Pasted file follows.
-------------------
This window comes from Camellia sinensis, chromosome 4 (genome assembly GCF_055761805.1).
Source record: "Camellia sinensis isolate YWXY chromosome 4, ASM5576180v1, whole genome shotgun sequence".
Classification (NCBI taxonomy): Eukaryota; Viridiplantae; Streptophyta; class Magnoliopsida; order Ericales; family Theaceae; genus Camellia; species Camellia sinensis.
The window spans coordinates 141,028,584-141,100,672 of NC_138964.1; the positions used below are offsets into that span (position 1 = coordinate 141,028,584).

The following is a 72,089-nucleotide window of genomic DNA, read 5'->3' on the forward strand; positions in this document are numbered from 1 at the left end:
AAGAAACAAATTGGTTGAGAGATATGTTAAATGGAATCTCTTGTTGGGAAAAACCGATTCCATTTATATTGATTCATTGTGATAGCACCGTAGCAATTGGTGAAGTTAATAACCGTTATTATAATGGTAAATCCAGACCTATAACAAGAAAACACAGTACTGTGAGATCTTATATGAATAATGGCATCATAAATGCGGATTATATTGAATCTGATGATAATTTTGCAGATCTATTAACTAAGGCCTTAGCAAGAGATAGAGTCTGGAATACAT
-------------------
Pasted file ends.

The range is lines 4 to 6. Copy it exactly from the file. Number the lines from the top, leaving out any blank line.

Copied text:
The window spans coordinates 141,028,584-141,100,672 of NC_138964.1; the positions used below are offsets into that span (position 1 = coordinate 141,028,584).

The following is a 72,089-nucleotide window of genomic DNA, read 5'->3' on the forward strand; positions in this document are numbered from 1 at the left end:
AAGAAACAAATTGGTTGAGAGATATGTTAAATGGAATCTCTTGTTGGGAAAAACCGATTCCATTTATATTGATTCATTGTGATAGCACCGTAGCAATTGGTGAAGTTAATAACCGTTATTATAATGGTAAATCCAGACCTATAACAAGAAAACACAGTACTGTGAGATCTTATATGAATAATGGCATCATAAATGCGGATTATATTGAATCTGATGATAATTTTGCAGATCTATTAACTAAGGCCTTAGCAAGAGATAGAGTCTGGAATACAT